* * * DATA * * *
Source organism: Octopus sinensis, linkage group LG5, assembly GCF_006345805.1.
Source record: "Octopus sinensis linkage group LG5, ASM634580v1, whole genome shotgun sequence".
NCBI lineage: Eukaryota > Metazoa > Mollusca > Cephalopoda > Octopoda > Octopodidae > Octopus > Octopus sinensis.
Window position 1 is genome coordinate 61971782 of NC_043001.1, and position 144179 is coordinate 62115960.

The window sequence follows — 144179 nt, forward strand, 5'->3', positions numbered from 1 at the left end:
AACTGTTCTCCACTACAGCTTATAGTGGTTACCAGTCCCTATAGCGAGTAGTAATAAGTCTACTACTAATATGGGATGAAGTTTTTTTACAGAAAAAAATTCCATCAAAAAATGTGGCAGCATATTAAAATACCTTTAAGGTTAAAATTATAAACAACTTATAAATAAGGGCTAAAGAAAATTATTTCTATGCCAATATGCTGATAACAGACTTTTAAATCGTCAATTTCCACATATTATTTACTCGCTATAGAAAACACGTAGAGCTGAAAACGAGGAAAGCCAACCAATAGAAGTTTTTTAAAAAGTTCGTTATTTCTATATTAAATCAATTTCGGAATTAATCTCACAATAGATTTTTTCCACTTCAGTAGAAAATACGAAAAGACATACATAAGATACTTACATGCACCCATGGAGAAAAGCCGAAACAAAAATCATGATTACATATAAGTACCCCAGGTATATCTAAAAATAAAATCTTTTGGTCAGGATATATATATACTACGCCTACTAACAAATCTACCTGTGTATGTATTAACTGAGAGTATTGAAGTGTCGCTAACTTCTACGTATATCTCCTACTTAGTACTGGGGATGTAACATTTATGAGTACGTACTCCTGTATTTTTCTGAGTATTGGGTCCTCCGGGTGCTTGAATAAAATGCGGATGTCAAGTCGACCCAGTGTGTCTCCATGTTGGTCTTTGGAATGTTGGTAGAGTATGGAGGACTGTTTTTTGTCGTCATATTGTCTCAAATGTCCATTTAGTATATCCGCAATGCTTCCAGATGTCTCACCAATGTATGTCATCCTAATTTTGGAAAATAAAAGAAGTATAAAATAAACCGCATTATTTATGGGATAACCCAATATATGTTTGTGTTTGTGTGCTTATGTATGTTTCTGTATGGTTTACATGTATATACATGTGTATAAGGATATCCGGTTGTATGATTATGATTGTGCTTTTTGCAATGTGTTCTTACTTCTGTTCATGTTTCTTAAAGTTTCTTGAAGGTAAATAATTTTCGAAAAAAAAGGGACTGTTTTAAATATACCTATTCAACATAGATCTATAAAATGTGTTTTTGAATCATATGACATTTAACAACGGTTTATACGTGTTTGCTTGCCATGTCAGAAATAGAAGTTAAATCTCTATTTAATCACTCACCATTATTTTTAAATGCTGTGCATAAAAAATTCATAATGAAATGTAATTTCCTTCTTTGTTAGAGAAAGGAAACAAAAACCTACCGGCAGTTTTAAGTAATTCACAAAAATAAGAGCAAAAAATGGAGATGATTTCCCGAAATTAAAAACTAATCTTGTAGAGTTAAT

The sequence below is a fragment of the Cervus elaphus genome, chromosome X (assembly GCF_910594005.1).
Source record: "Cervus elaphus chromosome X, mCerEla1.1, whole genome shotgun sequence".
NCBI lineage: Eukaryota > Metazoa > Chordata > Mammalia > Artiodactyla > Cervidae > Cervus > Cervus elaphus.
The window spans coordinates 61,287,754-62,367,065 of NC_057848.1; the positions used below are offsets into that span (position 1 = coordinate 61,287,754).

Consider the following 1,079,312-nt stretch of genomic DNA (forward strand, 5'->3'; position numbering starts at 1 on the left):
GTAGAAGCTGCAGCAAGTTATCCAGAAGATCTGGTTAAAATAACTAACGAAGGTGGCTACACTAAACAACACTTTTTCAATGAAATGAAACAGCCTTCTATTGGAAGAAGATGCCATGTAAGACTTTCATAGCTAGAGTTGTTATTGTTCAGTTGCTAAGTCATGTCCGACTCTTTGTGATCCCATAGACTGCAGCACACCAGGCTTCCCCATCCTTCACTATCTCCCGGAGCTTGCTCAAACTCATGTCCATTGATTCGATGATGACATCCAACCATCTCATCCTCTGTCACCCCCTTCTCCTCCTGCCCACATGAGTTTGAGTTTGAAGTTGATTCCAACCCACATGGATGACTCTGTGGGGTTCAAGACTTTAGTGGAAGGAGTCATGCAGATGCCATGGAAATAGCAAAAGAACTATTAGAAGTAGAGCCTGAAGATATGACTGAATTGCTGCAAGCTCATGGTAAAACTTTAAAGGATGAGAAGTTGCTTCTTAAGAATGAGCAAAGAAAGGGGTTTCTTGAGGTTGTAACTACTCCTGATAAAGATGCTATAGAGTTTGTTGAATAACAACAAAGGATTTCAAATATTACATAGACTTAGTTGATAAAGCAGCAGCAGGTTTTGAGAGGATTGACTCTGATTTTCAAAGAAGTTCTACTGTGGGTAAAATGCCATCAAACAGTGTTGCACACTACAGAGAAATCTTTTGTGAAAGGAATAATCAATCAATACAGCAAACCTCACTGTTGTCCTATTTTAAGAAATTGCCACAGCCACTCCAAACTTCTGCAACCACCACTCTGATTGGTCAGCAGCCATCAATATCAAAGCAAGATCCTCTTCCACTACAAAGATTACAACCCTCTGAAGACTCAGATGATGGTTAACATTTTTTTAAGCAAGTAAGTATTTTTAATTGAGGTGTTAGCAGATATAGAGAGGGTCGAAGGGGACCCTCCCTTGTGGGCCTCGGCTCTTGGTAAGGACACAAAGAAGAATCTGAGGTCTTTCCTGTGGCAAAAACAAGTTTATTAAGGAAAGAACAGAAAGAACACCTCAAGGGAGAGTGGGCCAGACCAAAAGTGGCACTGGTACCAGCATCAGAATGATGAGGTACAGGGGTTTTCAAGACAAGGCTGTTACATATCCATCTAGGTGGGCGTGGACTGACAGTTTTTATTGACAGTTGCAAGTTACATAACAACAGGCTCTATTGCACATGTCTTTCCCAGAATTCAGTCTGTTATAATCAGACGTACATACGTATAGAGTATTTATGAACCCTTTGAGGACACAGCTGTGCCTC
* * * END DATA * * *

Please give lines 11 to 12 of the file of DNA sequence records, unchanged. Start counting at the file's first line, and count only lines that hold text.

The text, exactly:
Consider the following 1,079,312-nt stretch of genomic DNA (forward strand, 5'->3'; position numbering starts at 1 on the left):
GTAGAAGCTGCAGCAAGTTATCCAGAAGATCTGGTTAAAATAACTAACGAAGGTGGCTACACTAAACAACACTTTTTCAATGAAATGAAACAGCCTTCTATTGGAAGAAGATGCCATGTAAGACTTTCATAGCTAGAGTTGTTATTGTTCAGTTGCTAAGTCATGTCCGACTCTTTGTGATCCCATAGACTGCAGCACACCAGGCTTCCCCATCCTTCACTATCTCCCGGAGCTTGCTCAAACTCATGTCCATTGATTCGATGATGACATCCAACCATCTCATCCTCTGTCACCCCCTTCTCCTCCTGCCCACATGAGTTTGAGTTTGAAGTTGATTCCAACCCACATGGATGACTCTGTGGGGTTCAAGACTTTAGTGGAAGGAGTCATGCAGATGCCATGGAAATAGCAAAAGAACTATTAGAAGTAGAGCCTGAAGATATGACTGAATTGCTGCAAGCTCATGGTAAAACTTTAAAGGATGAGAAGTTGCTTCTTAAGAATGAGCAAAGAAAGGGGTTTCTTGAGGTTGTAACTACTCCTGATAAAGATGCTATAGAGTTTGTTGAATAACAACAAAGGATTTCAAATATTACATAGACTTAGTTGATAAAGCAGCAGCAGGTTTTGAGAGGATTGACTCTGATTTTCAAAGAAGTTCTACTGTGGGTAAAATGCCATCAAACAGTGTTGCACACTACAGAGAAATCTTTTGTGAAAGGAATAATCAATCAATACAGCAAACCTCACTGTTGTCCTATTTTAAGAAATTGCCACAGCCACTCCAAACTTCTGCAACCACCACTCTGATTGGTCAGCAGCCATCAATATCAAAGCAAGATCCTCTTCCACTACAAAGATTACAACCCTCTGAAGACTCAGATGATGGTTAACATTTTTTTAAGCAAGTAAGTATTTTTAATTGAGGTGTTAGCAGATATAGAGAGGGTCGAAGGGGACCCTCCCTTGTGGGCCTCGGCTCTTGGTAAGGACACAAAGAAGAATCTGAGGTCTTTCCTGTGGCAAAAACAAGTTTATTAAGGAAAGAACAGAAAGAACACCTCAAGGGAGAGTGGGCCAGACCAAAAGTGGCACTGGTACCAGCATCAGAATGATGAGGTACAGGGGTTTTCAAGACAAGGCTGTTACATATCCATCTAGGTGGGCGTGGACTGACAGTTTTTATTGACAGTTGCAAGTTACATAACAACAGGCTCTATTGCACATGTCTTTCCCAGAATTCAGTCTGTTATAATCAGACGTACATACGTATAGAGTATTTATGAACCCTTTGAGGACACAGCTGTGCCTC